Costs of proof sanctions
The court system encourages parties to admit matters that are not disputed. If a party denies an admission and it is then proven at trial, the court “shall” award reasonable costs and attorneys’ fees associated with proving that matter. (Code Civ. Proc., § 2033.420(a).) For example, the defense denies legal responsibility in a rear-end collision. The attorney time and expense for witness depositions and associated experts used to prove this are cost of proof sanctions that shall be awarded. The issue must be proven, however. Expect a last-minute defense stipulation to liability at trial, as that then means the matter isn’t proven. Courts, unfortunately, have endorsed this maneuver. (Stull v. Sparrow (2001) 92 Cal.App.4th 860.) One must be prepared to use Code of Civil Procedure section 128.7, subdivision (b) and Code of Civil Procedure section 2023 sanctions when the defense’s bad behavior can be demonstrated.
Denials carry the risk of cost of proof sanctions. Admissions are also problematic. Once admitted, the answer cannot be changed without leave of court. (Code Civ. Proc., § 2033.300.) Because getting pinned down with an actual response, “Admit,” or “Deny,” carries significant risk, most responses are far more lengthy. People tend to dislike discovery battles, but if it was worth asking, it is worth getting an answer. Side note – don’t send out the discovery if there won’t be follow-through on evasive answers. The other side reads this as weakness, and it will make the job harder. Do the dance – meet and confer and move to compel. The court will typically require an answer to an admission. Without a real answer, the response either won’t be admissible or won’t lead to post-trial sanctions.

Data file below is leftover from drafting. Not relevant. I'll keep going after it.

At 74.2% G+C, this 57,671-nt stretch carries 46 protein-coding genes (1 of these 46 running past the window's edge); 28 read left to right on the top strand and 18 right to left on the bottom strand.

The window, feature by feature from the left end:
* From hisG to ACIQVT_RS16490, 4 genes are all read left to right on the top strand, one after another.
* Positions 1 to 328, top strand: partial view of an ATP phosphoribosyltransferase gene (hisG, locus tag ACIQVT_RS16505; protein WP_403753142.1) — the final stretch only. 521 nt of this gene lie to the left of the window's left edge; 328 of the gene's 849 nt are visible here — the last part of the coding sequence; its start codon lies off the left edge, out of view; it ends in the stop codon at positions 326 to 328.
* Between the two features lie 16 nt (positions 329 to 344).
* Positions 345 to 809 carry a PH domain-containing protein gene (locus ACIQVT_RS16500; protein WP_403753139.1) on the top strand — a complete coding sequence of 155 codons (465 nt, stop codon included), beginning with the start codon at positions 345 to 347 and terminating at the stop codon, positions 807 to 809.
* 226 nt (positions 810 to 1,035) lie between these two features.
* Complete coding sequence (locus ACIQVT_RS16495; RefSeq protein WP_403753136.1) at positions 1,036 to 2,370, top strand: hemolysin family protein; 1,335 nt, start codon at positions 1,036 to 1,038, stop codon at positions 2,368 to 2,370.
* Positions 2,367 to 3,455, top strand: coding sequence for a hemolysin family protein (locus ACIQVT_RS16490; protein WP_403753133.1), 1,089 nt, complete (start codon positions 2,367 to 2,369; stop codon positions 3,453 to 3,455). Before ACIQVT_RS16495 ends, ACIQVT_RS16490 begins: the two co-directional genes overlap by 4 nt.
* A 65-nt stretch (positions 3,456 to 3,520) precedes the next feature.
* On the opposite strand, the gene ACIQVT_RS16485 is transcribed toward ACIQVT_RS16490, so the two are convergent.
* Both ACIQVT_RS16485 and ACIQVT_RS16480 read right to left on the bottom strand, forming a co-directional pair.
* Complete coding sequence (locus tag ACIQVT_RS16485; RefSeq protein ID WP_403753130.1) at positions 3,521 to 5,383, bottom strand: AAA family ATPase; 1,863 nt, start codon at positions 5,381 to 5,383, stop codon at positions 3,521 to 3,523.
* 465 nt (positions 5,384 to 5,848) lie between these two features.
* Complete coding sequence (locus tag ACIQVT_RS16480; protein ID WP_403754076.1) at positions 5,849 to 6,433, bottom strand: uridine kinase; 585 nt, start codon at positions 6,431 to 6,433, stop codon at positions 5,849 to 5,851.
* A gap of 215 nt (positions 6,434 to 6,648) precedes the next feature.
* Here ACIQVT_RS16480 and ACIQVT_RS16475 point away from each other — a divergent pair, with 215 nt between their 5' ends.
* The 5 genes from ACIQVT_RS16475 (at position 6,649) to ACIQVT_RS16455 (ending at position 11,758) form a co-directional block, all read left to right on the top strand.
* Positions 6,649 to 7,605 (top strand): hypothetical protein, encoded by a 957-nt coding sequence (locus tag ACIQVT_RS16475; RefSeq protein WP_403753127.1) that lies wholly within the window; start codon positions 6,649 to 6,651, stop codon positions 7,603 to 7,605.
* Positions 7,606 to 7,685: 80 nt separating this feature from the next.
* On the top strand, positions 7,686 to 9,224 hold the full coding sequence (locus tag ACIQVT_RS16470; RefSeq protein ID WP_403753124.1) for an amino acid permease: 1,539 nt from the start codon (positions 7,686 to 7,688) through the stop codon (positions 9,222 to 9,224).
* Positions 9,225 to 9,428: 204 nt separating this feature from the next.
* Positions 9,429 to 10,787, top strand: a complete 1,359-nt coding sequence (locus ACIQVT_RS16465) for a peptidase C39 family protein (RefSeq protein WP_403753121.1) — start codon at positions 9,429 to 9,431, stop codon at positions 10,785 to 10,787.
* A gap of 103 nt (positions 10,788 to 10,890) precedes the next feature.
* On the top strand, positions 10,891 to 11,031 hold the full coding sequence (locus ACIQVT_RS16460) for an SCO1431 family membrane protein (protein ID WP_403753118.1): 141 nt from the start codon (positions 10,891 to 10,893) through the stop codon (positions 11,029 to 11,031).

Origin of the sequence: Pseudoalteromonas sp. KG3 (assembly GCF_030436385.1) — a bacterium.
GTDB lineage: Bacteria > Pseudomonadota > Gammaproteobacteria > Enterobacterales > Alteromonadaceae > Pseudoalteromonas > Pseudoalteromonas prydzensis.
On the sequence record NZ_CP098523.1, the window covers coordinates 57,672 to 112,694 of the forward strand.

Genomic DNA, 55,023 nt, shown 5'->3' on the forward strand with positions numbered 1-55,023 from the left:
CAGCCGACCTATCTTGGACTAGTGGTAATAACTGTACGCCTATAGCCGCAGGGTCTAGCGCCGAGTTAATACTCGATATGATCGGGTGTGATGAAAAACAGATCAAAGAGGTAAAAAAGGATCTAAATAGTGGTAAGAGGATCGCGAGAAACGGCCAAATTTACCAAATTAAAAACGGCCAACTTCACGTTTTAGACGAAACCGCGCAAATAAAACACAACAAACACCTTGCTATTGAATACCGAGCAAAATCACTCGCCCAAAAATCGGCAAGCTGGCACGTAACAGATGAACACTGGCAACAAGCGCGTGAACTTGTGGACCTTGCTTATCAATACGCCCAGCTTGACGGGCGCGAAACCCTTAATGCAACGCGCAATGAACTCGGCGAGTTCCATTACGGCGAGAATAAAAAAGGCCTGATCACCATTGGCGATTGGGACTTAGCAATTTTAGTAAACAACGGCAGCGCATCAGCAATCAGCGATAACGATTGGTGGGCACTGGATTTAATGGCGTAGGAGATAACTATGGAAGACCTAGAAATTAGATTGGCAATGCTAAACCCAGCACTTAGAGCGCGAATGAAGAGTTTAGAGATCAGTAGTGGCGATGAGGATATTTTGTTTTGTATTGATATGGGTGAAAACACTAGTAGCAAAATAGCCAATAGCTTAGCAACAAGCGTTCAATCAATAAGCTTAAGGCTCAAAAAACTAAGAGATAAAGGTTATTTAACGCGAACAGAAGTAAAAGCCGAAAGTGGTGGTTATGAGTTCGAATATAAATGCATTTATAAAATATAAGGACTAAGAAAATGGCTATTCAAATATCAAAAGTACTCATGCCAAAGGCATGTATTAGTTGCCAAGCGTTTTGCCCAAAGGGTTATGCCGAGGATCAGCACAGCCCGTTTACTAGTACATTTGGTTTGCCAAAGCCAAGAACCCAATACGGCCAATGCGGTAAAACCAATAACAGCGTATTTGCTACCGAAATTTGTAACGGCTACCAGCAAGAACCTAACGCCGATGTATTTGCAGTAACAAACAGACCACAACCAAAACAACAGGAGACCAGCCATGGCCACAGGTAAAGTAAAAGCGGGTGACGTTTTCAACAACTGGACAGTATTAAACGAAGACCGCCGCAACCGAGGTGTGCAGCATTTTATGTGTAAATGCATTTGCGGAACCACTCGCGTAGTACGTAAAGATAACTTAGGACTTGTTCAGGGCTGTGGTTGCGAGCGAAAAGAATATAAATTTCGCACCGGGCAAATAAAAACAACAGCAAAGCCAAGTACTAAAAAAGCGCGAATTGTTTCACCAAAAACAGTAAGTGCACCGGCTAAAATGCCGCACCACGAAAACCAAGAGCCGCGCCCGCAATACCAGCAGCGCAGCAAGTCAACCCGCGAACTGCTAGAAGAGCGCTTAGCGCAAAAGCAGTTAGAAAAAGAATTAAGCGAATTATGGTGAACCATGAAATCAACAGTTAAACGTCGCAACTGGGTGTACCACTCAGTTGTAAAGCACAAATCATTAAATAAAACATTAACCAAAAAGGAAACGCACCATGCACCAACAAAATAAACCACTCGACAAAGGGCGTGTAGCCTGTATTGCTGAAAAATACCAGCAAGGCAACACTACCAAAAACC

Back to our lawyer and the evasive discovery responses. The meet and confer efforts, and ultimately the motion to compel, were done. Actual answers finally came in. With the admissions teed up and the handwriting on the wall, the defense showed up at the Mandatory Settlement Conference with real money. A settlement followed. Not as much fun for the lawyer, but absolutely outstanding for the client.
Miles B. Cooper is a partner at Emison Cooper & Cooper LLP. He represents people with personal injury and wrongful death cases. In addition to litigating his own cases, he associates in as trial counsel and consults on trial matters. He has served as lead counsel, co-counsel, second seat, and schlepper over his career, and is a member of the American Board of Trial Advocates. Cooper’s interests beyond litigation include trial presentation technologies and bicycling (although not at the same time). This column celebrates ten years of his delivering Back Story content every month (but one) and is his 120th column.
2020 by the author.